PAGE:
When you select your new language, such as Spanish, you select the update and your recently added language is available alongside English. You’ll find when you navigate back to the documentation a dropdown is available that shows Spanish. At this point, the documentation has not been translated yet, so you would see Need translation as a status.
Then, you would move on to a number of ways to translate your existing content into the desired language.
You can use an in-house translator, freelancer, or agency to translate your documentation into your desired language. If you’re really stuck, you can turn to Google Translate to translate your content into the target language.
However, you translate your documentation, take the translated text and copy/paste it into the editor in Document360. You will then mark the article as Translated, and the translated text will be available in the dropdown from then on under Spanish when you navigate to the Reader view.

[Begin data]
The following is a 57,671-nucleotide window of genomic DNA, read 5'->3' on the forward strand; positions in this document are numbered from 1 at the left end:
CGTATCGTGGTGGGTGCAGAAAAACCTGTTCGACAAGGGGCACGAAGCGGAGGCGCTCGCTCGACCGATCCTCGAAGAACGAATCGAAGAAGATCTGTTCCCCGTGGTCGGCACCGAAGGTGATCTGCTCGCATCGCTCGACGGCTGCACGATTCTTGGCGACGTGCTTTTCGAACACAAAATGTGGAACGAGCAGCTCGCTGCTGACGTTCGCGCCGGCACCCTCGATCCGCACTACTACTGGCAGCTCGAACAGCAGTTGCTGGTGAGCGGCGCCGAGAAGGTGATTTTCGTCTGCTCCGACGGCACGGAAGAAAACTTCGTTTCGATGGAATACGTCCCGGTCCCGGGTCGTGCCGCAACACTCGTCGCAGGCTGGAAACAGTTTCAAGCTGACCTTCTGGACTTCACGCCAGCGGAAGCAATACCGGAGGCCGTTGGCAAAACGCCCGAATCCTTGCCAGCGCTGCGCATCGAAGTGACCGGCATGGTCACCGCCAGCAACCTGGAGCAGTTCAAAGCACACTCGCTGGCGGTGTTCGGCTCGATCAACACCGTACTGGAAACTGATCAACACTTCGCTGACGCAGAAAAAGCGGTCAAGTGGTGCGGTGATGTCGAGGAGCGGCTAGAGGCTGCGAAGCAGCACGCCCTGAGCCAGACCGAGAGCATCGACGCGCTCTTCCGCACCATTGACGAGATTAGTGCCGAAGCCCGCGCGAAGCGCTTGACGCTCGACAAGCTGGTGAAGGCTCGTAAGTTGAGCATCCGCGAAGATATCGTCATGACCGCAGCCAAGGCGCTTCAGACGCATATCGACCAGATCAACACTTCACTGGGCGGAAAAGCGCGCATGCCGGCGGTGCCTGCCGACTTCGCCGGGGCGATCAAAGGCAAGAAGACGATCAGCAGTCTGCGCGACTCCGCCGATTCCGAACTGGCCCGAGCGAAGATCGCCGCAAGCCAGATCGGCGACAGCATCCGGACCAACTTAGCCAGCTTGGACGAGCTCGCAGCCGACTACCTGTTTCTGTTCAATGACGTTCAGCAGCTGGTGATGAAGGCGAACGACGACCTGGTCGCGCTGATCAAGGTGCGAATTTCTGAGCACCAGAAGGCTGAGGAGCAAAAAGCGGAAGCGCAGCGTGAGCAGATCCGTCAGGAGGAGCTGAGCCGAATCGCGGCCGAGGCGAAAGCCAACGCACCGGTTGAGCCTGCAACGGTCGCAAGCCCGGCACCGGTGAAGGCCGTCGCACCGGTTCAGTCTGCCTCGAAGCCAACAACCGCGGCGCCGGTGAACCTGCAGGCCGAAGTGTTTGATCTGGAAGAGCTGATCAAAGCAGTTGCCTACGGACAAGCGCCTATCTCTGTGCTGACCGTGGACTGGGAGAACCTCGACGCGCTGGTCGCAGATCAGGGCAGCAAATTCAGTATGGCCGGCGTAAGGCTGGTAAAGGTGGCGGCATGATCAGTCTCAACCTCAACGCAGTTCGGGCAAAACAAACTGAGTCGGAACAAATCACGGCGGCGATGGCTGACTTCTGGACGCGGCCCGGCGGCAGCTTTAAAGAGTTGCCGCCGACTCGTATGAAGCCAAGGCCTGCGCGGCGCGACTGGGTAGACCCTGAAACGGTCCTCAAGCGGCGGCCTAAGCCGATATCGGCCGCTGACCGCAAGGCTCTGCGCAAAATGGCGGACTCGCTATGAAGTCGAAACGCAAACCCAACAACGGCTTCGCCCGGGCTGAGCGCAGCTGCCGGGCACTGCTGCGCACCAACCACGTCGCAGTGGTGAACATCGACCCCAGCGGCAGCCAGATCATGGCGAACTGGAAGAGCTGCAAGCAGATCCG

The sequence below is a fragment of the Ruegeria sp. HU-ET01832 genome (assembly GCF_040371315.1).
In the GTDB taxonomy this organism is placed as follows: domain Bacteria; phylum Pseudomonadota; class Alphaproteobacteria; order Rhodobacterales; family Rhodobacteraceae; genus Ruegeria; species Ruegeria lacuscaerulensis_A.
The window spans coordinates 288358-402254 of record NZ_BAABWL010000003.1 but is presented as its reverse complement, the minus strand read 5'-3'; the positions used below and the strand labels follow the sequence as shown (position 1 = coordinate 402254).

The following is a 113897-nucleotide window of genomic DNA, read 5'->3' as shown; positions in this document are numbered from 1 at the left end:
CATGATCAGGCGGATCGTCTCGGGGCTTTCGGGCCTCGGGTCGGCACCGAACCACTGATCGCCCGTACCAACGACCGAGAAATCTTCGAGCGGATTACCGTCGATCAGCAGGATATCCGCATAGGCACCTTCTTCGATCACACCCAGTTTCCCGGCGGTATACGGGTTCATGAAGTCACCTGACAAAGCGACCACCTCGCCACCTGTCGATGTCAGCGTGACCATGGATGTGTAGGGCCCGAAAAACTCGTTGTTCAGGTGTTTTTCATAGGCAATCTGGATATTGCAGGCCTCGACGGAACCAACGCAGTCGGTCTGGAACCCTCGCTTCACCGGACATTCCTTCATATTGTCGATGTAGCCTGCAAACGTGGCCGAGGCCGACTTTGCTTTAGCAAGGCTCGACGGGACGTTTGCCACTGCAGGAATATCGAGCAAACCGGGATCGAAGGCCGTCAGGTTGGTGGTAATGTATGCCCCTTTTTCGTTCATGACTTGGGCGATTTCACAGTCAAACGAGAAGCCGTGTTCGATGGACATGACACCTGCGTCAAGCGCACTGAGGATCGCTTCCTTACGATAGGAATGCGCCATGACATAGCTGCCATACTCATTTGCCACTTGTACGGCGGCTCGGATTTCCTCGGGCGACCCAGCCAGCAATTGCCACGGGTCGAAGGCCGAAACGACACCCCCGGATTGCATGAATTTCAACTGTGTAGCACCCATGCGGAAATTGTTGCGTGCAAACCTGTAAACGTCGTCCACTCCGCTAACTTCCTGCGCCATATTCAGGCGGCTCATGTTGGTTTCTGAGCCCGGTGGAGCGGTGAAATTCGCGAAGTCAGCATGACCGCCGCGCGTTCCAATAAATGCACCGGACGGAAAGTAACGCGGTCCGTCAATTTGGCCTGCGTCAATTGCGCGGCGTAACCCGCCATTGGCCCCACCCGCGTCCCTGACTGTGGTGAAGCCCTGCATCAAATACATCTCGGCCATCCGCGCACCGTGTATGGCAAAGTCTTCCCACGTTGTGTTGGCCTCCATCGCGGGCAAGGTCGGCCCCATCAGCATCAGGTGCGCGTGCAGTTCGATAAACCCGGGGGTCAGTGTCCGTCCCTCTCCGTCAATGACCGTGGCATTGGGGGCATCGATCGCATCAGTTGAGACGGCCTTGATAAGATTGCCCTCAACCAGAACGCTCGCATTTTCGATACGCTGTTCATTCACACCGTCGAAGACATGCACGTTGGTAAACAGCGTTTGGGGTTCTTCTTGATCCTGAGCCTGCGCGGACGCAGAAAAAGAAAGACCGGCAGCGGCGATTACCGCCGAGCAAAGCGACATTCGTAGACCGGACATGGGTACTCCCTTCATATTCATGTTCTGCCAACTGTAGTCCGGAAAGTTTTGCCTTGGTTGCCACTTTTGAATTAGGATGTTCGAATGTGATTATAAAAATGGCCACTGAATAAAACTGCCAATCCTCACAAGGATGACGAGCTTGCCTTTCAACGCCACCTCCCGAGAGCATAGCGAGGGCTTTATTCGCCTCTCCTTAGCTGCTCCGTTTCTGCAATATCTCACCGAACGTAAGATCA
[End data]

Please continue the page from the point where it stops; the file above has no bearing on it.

Next, Document360 offers options for AI-powered machine translation if you are subscribed to either our Enterprise tier or higher plans. You can automatically translate your documentation from the source language to the target language with the click of a button.
If you are using the WYSIWYG editor, you will see the machine translate button available and under which it will tell you how many characters you have left. If you’re working in Spanish, you can find this by opening up the Spanish version of the article and selecting the Need translation status.
It takes mere seconds for Document360’s machine translation tool to translate your content into Spanish.
A popular mode of translation in Document360 is our integration with Crowdin, which is a powerful platform for localization management. It’s important to remember that you need to have an account with Crowdin before you can take advantage of its integration with Document360. Once you’ve created your account, you can configure Document360 with Crowdin using access tokens/API keys.